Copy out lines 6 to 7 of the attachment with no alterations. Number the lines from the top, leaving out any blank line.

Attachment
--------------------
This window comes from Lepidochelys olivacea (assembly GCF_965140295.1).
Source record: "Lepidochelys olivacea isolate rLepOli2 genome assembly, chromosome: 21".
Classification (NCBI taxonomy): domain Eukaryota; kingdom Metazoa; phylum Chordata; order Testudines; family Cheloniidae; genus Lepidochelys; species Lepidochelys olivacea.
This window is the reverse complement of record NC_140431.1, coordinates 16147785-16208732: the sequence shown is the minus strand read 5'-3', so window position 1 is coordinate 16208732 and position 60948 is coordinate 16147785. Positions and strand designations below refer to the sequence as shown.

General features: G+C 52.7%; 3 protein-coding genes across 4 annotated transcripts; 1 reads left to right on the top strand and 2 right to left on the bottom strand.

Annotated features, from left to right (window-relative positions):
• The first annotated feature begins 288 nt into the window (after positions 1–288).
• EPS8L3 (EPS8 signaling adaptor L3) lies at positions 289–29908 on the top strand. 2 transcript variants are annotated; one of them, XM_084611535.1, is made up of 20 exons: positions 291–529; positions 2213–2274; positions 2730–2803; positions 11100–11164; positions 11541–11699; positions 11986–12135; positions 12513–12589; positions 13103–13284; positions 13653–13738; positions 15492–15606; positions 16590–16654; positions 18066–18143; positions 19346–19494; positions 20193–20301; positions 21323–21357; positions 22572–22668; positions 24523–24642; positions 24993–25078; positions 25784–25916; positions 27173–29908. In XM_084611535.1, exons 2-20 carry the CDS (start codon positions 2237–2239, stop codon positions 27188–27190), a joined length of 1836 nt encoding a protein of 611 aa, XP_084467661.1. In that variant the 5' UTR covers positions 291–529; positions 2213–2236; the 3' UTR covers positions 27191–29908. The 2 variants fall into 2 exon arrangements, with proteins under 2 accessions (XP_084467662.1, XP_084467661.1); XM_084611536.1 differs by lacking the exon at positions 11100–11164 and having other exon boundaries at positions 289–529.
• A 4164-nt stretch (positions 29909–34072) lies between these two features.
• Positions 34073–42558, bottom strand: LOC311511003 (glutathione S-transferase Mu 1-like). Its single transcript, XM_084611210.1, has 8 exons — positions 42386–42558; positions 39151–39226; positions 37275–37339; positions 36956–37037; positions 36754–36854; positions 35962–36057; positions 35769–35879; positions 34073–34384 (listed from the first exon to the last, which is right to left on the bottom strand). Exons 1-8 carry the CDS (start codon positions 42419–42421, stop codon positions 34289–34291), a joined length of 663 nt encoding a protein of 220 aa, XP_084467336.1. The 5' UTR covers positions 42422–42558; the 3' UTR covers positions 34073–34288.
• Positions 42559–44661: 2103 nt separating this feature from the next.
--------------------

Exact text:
Annotated features, from left to right (window-relative positions):
• The first annotated feature begins 288 nt into the window (after positions 1–288).